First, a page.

CWA travels to: Montmaurin

Exploring a Gallo-Roman grand design The idyllic setting and picturesque ruins of the Gallo-Roman villa at Montmaurin certainly would have appealed to the Romantics of the late 18th and 19th centuries. Set in a rural landscape against the backdrop of grazing animals and the distant white peaks of the Pyrenees, the ruined walls rise up […]


CWA travels to: Mount Nemrut

How the mighty have fallen High on a mountain top in a remote part of south-eastern Turkey, the gods congregate at a place known as Mount Nemrut (Nemrud Daği). It is not easy to reach, but definitely worth the climb. After a long trek up the mountain trail to a height of some 2,100m (6,900ft), […]


Birdmen of Koutroulou Magoula

Archaeologists have uncovered more than 300 clay figurines depicting male and female forms, as well as human-bird hybrids, at Koutroulou Magoula, a Neolithic settlement in central Greece. Ranging from 3-4cm to 10-12cm in length (about 1-4.5in), the models were scattered all over the 4ha site (nearly 10 acres), with some recovered from the foundations of […]


A tall tale

A 16- to 20-year-old Roman from the 3rd century AD represents the first complete skeleton of a person with gigantism known from Antiquity, according to a paper in the Journal of Clinical Endocrinology and Metabolism. At 2m (6ft 7in), he would have towered over contemporaries in imperial Rome, when men averaged around 1.7m (5ft 7in) […]


Extra mature cheese

Cheese-making developed in Northern Europe over 7,000 years ago, possibly because our ancestors were lactose intolerant. Pieces of sieve-like pottery, excavated in Poland 30 years ago and dated to the 6th millennium BC, were typologically interpreted as cheese-strainers. Now results, published in Nature, from the analysis of fatty acids trapped in their fabric has revealed […]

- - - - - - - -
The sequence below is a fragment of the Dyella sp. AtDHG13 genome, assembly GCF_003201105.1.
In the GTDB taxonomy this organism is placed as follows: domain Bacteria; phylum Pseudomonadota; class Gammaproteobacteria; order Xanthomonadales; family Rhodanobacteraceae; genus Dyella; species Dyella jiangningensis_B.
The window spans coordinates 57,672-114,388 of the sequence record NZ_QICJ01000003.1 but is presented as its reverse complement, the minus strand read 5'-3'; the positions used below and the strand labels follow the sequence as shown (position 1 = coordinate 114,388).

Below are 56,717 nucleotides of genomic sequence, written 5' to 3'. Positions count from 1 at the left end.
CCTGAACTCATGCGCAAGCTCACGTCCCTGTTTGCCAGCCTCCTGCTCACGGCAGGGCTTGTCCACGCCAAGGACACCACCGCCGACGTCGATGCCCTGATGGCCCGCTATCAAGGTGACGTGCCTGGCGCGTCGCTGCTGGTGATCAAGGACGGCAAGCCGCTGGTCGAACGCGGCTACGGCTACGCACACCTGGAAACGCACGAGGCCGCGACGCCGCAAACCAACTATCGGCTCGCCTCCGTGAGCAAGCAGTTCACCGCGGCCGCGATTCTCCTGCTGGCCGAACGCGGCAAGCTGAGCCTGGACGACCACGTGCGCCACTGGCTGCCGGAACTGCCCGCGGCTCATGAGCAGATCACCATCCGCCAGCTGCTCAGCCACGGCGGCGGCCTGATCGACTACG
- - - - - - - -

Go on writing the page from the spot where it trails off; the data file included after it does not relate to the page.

Harbouring secrets

A team of French and Italian archaeologists have announced the discovery of the lost harbour of Ostia, once ancient Rome’s primary seaport. The commercial centre was founded beside the Tiber in c.620 BC to give Rome an outlet to the sea and guard against enemy fleets entering the river. According to contemporary writers such as […]


World’s oldest timber structures

The identification of four 7,000-year-old wells as the world’s oldest-known timber structures suggests that Neolithic communities were capable of much more sophisticated woodworking techniques with stone tools than previously thought, newly published research says. Previous excavations at three Neolithic settlements near Leipzig, Germany, had uncovered four well-shafts, each lined with oak planks preserved for thousands […]


Neolithic dentists?

A 6,500-year-old tooth packed with beeswax represents the earliest dental filling, newly published research says. Found in part of a human jaw excavated in a Slovenian cave, the tooth is a left canine, thought to have belonged to a man aged between 24 and 30 years old. Research led by Federico Bernardini and Claudio Tuniz […]

Recycling ideas

Recycling is no modern concept: our ancestors were putting old tools to new uses 13,000 years ago, archaeologists in Spain have discovered. In the first study of its kind, published in the Journal of Archaeological Science, researchers examined the unusually high number of re-worked burnt tools found at Molí del Salt in Tarragona. Manuel Vaquero, […]


Jobs for the girls

Austrian archaeologists are reconsidering prehistoric gender roles after the discovery of what could be the earliest female metalworker. The burial of a mature woman, aged between 45 and 60, was uncovered along with 14 other early Bronze Age graves during excavations by the Austrian Museum of Ancient History at Geitzendorf, north-west of Vienna. She had […]


No sting in this tale

A piece of cloth woven from nettle fibres and found in a Danish Bronze Age burial mound is evidence of far-reaching trade connections 2,800 years ago, archaeologists say. Excavated on Funen, off the coast of Denmark, the cloth had been used to wrap the cremated remains of a man, which were then placed in a […]


Paving the way

Excavations in southern Turkey have uncovered a huge Roman mosaic, suggesting that Imperial culture was more influential on the edge of the empire than previously thought. Decorated with large squares, each filled with a colourful geometric design, the mosaic was part of a baths, lying alongside a 25ft-long (7.5m) marble-lined pool, and is thought to […]

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